3. Another element, at least in California, is that there a lot of people who think that buildings get thrown in the trash when they get demolished.

    For example, there was a nice I Magnin department store in downtown Oakland back in the day that had this stunning malachite siding on it. When I Magnin when out of business and the plans came in to demo the building, there was an outcry and the citizens of Oakland demanded that it be declared a landmark and be preserved.

    Granted, the malachite siding was awesome (and I think is still there, but I haven’t been to that part of town in a while), but a lot people couched their argument as concern about the waste of the malachite – i.e. “it’s such a shame that all that material got mined and produced and now that beautiful stone is going to waste.”

    When actually, if you know anything about construction, that’s not what happens at all. Any building elements that are worth anything at all, *especially* something like large slabs of polished stone, are going to be *ever so carefully* removed and re-used in a different project.

    Progs just think they’re the first ones ever to think of “conservation,” as if it would never occur to greedy capitalists to not throw away things that have value.

    1. When I read about ancient history, when I hear about a building or monument or something being torn down, it’s usually to reuse the stone in another project. Even when it was a monument to a hated king or a deposed god being torn down, the stone gets reused in another project.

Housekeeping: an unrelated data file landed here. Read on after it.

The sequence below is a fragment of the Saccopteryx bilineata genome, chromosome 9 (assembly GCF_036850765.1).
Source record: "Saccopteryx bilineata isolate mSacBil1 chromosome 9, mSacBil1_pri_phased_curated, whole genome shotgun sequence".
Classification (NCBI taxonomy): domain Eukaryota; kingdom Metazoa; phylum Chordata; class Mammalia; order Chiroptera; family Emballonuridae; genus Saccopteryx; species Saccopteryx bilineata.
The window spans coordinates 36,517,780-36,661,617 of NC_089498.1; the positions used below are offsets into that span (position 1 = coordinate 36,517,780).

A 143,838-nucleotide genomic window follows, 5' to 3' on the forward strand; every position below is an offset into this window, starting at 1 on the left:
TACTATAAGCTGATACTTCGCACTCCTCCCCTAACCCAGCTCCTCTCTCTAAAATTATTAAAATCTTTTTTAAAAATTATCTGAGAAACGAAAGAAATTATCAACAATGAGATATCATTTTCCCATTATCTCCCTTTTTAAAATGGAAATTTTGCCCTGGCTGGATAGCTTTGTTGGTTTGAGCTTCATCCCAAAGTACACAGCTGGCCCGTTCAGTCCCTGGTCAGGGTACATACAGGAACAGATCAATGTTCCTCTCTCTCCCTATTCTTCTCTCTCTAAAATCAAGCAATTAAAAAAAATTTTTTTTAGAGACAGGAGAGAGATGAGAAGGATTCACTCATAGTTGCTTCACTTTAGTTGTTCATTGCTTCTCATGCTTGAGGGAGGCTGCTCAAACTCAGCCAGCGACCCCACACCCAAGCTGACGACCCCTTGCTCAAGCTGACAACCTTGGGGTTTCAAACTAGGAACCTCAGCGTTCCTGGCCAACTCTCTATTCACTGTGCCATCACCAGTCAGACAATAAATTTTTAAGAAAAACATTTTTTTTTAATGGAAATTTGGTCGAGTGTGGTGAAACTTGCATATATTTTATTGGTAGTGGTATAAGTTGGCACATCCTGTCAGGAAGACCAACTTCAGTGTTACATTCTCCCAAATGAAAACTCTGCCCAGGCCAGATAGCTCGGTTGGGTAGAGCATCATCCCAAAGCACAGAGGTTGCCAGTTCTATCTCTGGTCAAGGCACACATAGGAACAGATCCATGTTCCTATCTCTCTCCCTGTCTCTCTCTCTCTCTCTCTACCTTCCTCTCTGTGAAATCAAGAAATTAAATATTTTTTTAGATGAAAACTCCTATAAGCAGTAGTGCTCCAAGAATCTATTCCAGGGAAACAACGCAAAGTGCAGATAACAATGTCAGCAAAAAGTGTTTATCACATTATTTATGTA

2. Now that I think about it, there’s a good chance that malachite would be recycled into flooring for a home and the progs probably are actually upset about that.

  4. Landmarking?

    *goes to Urban Dictionary*

      1. We get a chance to make our own new word! Come on H’nRers…let’s do this!

        1. I was expecting Octonauts.

          /Makes more cheese toast for 4 year old.

          1. I was expecting Lego Elves.

            /gets more Cheerios for 8-year-old girl

            1. I was expecting Daniel Tiger’s Neighborhood.

              /Wipes 1 year old’s ass

              1. I was expecting hockey

                /wife’s out of town

                1. I was expecting a big damn skillet full of liver and onions.

                  /everybody’s out of town so this is my damn house this weekend and I’ll make liver and onions no matter how disgusting everybody else thinks it is

                  //little murdered innocent baby cow liver, too

                  ///someday you too will be old and celebrate little victories like getting to eat liver and onions when you can

                  1. Will the odor dissipate sufficiently before the usual inhabitants return, do you think?

                    1. Not if I’ve done it right.

                    2. Not if I’ve done it right.

                      Heh.

                      Although I do not intend to cook and eat liver and onions, Jerryskids, I am nonetheless interested in what you intend to prepare and have as your side foods.

                      If your main course is the landmark, what will be the surrounds?

                  2. dammit, now I want liver and onions.

                    I hate you.

                    🙂

              2. A small child almost kicked my ass because I sat too close to her Daniel Tiger doll. Daniel Tiger is not cool.

                1. Daniel Tiger is a whiny pussy, but kids seem to get very addicted to him.

                  My kid stands as close as he can to the TV when that asshole is on the screen.

                  1. He’s got nothing on Caillou.

                    1. ^this x1000